7 TV Shows You Must Watch if You Love The Terror: Infamy

Man’s interest in the supernatural has been there since the very beginning, taking the form of myths, legends, and creatures which have no factual basis, but have been the source of many interesting tales over the years. Literature is replete with references to such supernatural beings, some of which are also specific to their country or culture of origin.

With the supernatural becoming a growing area of interest for television shows, we have come to witness a variety of such stories from all around the world, about which we had very limited knowledge earlier on. Shows like ‘American Horror Story‘ and ‘Penny Dreadful’ have really pushed the boundaries when it comes to horror TV shows. ‘The Terror: Infamy‘ is also treading a similar path — a series set during the World War II, and focuses on events after the bombing of Pearl Harbor when Japanese-American citizens were being treated as traitors by the country they’ve been born in. These people were lodged in camps, and it is in these camps that a malevolent spirit runs amock.

The series is presented in an anthology format where each season is a complete story unto itself. Season 1 deals with the strange fate that befalls upon two Royal Navy ships dispatched to find out about the Northwest Passage. Their travel takes a wild turn when a strange supernatural power drives them to chaos, death, and insanity. Both seasons of ‘The Terror’ are meticulously told horror period pieces that give us a truly scary experience. If you enjoyed watching this show and are looking for more shows that are thematically and stylistically similar, then we’ve got you covered. Here’s the list of best shows similar to ‘The Terror’ that are our recommendations. You can watch several of these series like ‘The Terror’ on Netflix, Hulu or Amazon Prime.

7. Ghoul (2018)

The second Netflix original series from India, ‘Ghoul‘, in its brilliant 3-episode saga, has really pushed forward the art of genre filmmaking in the country. The series stars Radhika Apte in the leading role as military interrogation expert Nida Rahim who serves an authoritarian government in a dystopic version of India. In this land, books are banned and minorities severely persecuted. Nida herself belongs to the minority but has her faith in the government and the law of the land.

When a notorious rebel leader is brought into the military facility where Nida works, she is expected to make him talk in any way possible. But what follows is death and chaos when a supernatural being wreaks havoc on every single person present in the facility. Writer-director Patrick Graham weaves a terrific horror story set in a dystopic world, thereby being able to use elements from both themes. Performances by Apte, Ratnabali Bhattacharjee, and Mahesh Balraj are phenomenal, to say the least. ‘Ghoul’ will remain as a benchmark of horror filmmaking in India.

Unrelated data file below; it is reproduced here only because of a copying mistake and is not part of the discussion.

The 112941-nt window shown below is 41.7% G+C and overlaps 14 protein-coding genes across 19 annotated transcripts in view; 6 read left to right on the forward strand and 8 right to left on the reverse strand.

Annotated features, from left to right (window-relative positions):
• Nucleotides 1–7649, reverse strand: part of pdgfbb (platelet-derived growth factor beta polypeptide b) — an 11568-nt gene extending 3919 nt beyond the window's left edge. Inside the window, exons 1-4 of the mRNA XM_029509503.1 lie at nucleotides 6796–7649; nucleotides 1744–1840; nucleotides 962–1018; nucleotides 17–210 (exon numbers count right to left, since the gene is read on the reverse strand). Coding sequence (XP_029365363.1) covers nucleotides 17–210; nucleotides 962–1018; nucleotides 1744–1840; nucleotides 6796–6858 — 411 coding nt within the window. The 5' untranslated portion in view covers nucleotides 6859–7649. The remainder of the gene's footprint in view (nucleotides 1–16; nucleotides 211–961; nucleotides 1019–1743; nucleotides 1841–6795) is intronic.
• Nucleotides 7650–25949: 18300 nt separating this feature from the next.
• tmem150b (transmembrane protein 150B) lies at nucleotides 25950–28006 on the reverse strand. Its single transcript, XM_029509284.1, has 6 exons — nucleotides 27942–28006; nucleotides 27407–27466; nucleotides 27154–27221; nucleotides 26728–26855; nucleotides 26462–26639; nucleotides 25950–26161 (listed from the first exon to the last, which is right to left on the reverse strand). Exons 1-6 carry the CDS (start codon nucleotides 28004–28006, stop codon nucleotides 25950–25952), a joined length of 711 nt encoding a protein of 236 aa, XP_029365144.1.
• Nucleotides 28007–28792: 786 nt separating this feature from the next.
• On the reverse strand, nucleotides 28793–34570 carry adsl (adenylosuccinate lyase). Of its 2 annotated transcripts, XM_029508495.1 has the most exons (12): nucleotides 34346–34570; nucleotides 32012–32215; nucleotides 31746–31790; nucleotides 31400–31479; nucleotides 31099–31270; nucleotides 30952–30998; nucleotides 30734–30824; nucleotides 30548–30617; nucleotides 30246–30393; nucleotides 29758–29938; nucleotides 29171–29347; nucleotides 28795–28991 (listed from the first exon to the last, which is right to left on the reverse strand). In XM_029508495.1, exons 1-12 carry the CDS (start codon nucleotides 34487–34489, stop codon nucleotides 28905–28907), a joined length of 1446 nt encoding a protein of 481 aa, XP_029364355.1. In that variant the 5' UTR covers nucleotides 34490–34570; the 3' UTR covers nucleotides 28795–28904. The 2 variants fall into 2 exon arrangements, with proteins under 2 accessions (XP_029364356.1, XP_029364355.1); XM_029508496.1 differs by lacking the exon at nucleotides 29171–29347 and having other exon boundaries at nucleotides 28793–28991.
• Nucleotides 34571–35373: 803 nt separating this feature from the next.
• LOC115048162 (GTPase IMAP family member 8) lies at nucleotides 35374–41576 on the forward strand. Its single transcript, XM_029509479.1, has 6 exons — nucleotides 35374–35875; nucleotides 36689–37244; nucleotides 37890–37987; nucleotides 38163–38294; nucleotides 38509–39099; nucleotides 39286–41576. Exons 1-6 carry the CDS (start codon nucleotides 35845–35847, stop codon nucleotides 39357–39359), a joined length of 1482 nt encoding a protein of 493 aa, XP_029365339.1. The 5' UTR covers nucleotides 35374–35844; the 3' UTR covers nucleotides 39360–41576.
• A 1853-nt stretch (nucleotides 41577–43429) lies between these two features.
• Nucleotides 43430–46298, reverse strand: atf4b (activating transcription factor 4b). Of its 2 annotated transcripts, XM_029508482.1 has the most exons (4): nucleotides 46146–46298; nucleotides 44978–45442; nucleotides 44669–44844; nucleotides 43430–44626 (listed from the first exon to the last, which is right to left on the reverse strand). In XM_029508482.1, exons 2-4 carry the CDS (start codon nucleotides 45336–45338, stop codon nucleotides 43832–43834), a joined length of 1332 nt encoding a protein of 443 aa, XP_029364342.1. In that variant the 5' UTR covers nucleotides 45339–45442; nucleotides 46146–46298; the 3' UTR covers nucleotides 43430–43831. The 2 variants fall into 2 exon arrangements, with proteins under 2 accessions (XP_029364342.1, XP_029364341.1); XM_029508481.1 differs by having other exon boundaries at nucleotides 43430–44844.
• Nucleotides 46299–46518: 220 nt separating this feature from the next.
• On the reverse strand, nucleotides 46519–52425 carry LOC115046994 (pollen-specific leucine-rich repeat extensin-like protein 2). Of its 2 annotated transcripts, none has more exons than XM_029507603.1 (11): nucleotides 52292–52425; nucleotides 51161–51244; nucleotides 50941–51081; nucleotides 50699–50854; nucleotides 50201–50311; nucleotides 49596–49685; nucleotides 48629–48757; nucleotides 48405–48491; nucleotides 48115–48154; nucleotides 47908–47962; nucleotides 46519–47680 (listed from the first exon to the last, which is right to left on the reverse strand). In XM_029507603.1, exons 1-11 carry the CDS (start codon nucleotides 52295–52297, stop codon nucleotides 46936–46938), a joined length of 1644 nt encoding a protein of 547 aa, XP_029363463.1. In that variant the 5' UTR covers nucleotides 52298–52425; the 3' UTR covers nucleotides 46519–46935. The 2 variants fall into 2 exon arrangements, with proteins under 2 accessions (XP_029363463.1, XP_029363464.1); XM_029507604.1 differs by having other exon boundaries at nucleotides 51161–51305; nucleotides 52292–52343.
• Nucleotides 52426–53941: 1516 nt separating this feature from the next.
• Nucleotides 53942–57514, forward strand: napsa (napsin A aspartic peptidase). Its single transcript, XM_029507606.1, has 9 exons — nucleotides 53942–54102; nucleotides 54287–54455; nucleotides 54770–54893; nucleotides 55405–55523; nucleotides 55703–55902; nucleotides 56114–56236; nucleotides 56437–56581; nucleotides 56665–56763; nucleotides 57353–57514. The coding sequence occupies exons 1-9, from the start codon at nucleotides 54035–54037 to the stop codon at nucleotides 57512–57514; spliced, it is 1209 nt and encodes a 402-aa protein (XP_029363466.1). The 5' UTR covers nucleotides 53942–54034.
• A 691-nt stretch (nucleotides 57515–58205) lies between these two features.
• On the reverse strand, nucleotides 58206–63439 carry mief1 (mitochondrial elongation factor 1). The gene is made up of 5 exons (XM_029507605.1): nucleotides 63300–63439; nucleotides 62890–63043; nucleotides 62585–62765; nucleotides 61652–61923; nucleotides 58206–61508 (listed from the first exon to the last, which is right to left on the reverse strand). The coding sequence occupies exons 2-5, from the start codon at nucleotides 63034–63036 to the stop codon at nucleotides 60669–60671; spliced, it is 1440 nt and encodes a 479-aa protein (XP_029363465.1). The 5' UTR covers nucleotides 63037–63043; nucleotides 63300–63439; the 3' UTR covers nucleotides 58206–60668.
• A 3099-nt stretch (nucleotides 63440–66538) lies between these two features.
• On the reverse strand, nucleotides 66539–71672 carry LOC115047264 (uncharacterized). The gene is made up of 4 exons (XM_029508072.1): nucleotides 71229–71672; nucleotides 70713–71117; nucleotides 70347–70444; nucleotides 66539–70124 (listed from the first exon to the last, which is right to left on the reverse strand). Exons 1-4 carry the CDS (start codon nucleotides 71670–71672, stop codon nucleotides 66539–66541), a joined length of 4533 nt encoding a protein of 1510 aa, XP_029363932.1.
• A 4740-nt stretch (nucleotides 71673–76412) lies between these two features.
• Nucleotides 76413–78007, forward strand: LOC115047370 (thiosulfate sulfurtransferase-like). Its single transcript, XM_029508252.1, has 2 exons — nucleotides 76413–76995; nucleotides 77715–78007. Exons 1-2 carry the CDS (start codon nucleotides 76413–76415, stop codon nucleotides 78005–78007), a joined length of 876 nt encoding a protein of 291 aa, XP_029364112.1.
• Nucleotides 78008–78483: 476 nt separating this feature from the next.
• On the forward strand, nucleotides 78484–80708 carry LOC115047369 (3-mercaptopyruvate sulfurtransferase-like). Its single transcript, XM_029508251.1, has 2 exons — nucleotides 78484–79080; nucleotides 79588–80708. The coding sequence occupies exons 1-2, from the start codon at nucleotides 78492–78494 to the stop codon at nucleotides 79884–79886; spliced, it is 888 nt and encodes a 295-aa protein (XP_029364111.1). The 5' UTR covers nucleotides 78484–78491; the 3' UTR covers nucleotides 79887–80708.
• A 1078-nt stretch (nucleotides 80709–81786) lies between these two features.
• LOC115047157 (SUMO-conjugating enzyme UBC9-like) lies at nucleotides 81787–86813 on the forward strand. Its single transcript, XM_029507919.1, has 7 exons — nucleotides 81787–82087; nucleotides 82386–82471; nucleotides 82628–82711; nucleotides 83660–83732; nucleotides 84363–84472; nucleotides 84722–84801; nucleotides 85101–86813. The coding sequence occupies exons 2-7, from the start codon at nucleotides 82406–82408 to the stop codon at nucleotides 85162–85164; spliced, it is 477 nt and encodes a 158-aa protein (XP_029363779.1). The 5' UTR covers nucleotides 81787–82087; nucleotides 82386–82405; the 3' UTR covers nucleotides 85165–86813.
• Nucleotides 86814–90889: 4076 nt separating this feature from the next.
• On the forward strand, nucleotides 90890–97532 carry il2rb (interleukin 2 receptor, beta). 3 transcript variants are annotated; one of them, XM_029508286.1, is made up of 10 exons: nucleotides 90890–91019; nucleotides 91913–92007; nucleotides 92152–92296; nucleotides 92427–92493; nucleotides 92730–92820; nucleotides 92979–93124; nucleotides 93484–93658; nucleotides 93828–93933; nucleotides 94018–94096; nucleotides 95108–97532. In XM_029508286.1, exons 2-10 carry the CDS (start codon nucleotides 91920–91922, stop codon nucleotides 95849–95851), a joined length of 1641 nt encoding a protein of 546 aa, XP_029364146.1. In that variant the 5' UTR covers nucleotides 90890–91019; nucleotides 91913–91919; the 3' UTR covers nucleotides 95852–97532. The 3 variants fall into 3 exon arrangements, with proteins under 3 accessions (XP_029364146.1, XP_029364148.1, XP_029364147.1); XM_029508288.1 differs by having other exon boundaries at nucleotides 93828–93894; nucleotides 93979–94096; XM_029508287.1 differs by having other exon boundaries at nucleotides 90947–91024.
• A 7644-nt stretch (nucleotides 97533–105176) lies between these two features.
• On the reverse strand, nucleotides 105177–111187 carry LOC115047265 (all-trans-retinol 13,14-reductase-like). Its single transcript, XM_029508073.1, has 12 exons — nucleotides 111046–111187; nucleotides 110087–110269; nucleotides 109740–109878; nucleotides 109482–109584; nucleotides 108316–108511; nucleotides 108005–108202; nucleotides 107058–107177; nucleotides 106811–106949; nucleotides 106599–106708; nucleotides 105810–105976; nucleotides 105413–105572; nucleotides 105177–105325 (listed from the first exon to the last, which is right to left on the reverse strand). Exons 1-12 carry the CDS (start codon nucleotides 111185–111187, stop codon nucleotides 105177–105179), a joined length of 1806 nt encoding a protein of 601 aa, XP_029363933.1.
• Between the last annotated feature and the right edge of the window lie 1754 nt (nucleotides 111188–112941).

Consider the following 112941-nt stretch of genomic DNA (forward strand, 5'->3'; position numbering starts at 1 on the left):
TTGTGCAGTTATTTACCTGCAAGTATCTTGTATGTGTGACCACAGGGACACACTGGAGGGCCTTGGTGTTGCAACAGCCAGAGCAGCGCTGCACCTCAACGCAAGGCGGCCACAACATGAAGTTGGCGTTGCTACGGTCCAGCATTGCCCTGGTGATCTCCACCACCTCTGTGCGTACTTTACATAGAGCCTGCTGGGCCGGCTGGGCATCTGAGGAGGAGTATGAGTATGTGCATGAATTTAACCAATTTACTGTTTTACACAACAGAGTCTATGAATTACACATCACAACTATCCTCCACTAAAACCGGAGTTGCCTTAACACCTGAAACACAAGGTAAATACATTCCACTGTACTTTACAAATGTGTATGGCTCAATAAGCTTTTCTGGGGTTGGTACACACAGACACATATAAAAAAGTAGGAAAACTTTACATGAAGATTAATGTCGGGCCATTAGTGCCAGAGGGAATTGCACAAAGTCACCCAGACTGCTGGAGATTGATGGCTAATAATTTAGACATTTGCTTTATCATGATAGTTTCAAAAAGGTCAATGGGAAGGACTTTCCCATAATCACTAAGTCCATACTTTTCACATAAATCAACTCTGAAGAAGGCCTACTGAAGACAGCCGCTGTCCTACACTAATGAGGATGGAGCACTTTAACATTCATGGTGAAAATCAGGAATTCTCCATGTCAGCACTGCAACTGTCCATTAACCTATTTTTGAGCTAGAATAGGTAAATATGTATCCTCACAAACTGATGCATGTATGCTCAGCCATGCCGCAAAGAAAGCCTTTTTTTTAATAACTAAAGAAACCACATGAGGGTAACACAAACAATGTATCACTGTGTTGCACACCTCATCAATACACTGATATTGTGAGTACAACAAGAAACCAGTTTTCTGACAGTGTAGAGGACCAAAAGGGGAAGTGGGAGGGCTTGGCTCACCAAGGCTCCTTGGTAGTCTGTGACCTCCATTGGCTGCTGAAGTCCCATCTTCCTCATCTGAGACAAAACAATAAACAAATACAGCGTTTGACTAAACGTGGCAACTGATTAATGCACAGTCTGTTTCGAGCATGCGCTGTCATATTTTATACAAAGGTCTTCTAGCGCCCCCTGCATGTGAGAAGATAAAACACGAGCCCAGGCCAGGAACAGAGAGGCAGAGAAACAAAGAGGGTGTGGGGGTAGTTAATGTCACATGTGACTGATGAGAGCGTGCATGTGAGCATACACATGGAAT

6. Masters Of Horror (2005-2007)

If you are a fan of horror films and are an ardent follower of the works of horror filmmakers like Dario Argento, John Carpenter, John Landis, Larry Cohen, and others, this is the show you’ve been looking for all your life. Director Mick Garris is the man behind this anthology horror series which showcases one new story every episode, directed by some of the most eminent filmmakers of the genre. Interestingly enough, the idea of ‘Masters Of Horror’ came up during a dinner Garris had with some of his peers, during the course of which Guillermo del Toro coined the phrase to describe their group. These 1-hour episodes can help one understand the stylistic differences between the works of these great filmmakers.

5. Channel Zero (2016-2018)

Created by Nick Antosca, ‘Channel Zero’ is a horror anthology series with each season serving as a complete story unto itself. Each season of the series goes by a different name; the first season is called ‘Candle Cove’. The story centers around a psychologist’s investigation into his brother’s disappearance and its probable connection with a sinister TV series. Season 2, called ‘No-End House’, is a story about a group of friends whose visit to a horror-themed tourist attraction turns out to be something spookier than what they expected.